Music to Your Ears
By Laura Marrich
Couldn't get Shins Tickets?—You're not alone. In fact, The Shins' choice to play the El Rey had a lot of you folks scratching your heads—the band routinely sells out venues twice the size of the El Rey, which seats somewhere between 700-800 people. How in god's name were you supposed to get tickets that were effectively sold out before the the show was even advertised? Why not play a bigger venue like the Kiva Auditorium?
Flyer on the Wall
More Fun Than a Junior Spelling Bee
I Is For Ida emerges for a rare local show along with Seattle's sensitive H Is For Hellgate and locals Sin Serenade and The Dead Electric. Friday, April 13, at Atomic Cantina. Be there and be square! (LM)
Church is in Session
The Soul Deacons preach the word of soul
By Amy Dalness
Washed in daylight, Evangelos sits quietly amid the trading post-style shops, art galleries and jewelry stores dappled along West San Francisco Street, which leads to Santa Fe's famous downtown plaza. Tourists and locals alike walk past its large windows, shaded by Evangelos' American flag-clad sign—some stopping to glance into the lounge's simple interiors, others passing by without any notice. As the sunlight fades, the glow from Evangelos' stage starts to draw more attention from pedestrians and the bar begins to fill.
Neko Case, of course
By Jessica Cassyle Carr
It's easy to get sick of music. You could be that guy who has an immaculate archive of vinyl and always knows about new music first, but if inundated with enough of it (say, at a job that requires wading through many a mucky pile of promos), music gets boring.
The Purple Cow Story
Playing each show as if it were their last
By Simon McCormack
The Purple Cow Story grew up idolizing fellow Oklahomans The Flaming Lips and were further influenced by local Norman, Okla., band the Chainsaw Kittens; the former for their sound and the latter for their energetic live show.
The Willowz Chautauqua · The Alternate Routes Good and Reckless and True · The Friends of Rock-N-Roll The Friends of Rock-N-Roll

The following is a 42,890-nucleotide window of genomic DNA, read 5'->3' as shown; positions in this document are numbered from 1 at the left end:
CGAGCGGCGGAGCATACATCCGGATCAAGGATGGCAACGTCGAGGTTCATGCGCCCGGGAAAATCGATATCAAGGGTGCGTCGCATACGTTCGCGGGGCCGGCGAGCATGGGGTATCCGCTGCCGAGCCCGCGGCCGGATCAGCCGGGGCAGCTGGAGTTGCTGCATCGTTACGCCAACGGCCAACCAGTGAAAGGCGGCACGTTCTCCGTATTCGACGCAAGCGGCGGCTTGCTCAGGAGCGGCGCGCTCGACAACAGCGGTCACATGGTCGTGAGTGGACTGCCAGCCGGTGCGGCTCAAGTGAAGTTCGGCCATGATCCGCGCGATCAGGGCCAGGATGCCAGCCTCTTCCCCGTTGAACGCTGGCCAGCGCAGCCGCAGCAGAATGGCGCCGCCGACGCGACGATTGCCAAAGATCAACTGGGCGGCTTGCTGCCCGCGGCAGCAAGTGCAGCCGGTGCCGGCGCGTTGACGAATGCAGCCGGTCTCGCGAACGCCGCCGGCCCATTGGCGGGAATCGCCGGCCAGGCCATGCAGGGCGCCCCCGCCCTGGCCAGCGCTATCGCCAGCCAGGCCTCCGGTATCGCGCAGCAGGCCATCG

By Simon McCormack
The most recent effort from garage-rockers The Willowz is much crisper and less muddled but still no more catchy than their previous releases. The band’s greatest obstacle to achieving greater notoriety is their songs’ tendency to vanish from the listener’s auditory memory in no time at all. The record sounds less like it was recorded in a well than any of their others, but Richie Follin’s lack of a true singing voice and the band’s inability to write more than a handful of outstanding songs keep the album from reaching greater heights.
Courtesy Epic Records
Chevelle • alternative • Black Map • Dinosaur Pile-Up • rock
By August March
Chevelle, an indie band from the Midwest, portrays their hard sound—expressed with exasperated vocals, a muscular rhythms and chunky guitar riffs that repeatedly drift off into tangential melodies—as an artful thing, comparable to '90s peers like Tool…
Courtesy of Mono/Poly Facebook Page
Mono/Poly • electronic, experimental, alternative hip hop, glitch • Tsuruda • trap, grime, dubstep • 1960sfe • chill wave
By Megan Reneau
Charles E. Dickerson, aka, Mono/Poly will be breaking down beats hard at Sister Bar, on Thursday, Jan. 26. Mono/Poly is known for adroit techniques playing everything from ambient break beats to glitch hip-hop. He's has worked with Flying Lotus, Kendrick Lamar, Thundercat, and has tracks set to be released with Erykah Badu, Kali Uchis and Kamasi Washington—just by that short significant list, you can tell he's fucking superb at what he does. Joining Mono/Poly will be Tsuruda, who excellently blends trap, hip-hop and house sounds, as well as local heavyweight DJ, 1960sfe (formerly known as 1960 Sci Fi Era), who creates beautiful chill wave beats. The 21+ show begins at 9pm and is $8.
Photo by Wes Naman
Silver String Band • Americana, blues • Squash Blossom Boys • bluegrass, folk
By August March
The Albuquerque Folk Festival has ebbed and flowed over the years, presumably in a fashion similar to the mythically winding rivers often rhapsodized about in American folk lore, literature and music. The ascension of the late, great Gary Libman to the presidency of the festival's board of directors provided structure and growth that has practically guaranteed the source of all the good ole music will never run dry. Still, given the economic realities in our great nation and the costs of producing such a successful regional music fest, a benefit concert is often in order, to keep things flowing, as it were. With that metaphor in mind, check out the concert featuring two of Burque's authentic Americana units, the Silver String Band and The Squash Blossom Boys when they perform on Friday, Jan. 27. A portion of the proceeds from this 21+ holy hootenanny beginning at 9pm will benefit the festival before it's 2017 iteration comes around on June 3, 2017. Tickets are $5.
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Old-Time Music Jam Circle • Virginia Creepers at Tractor Brewing Taproom
Jim Jones • country at The Blue Grasshopper Brew Pub
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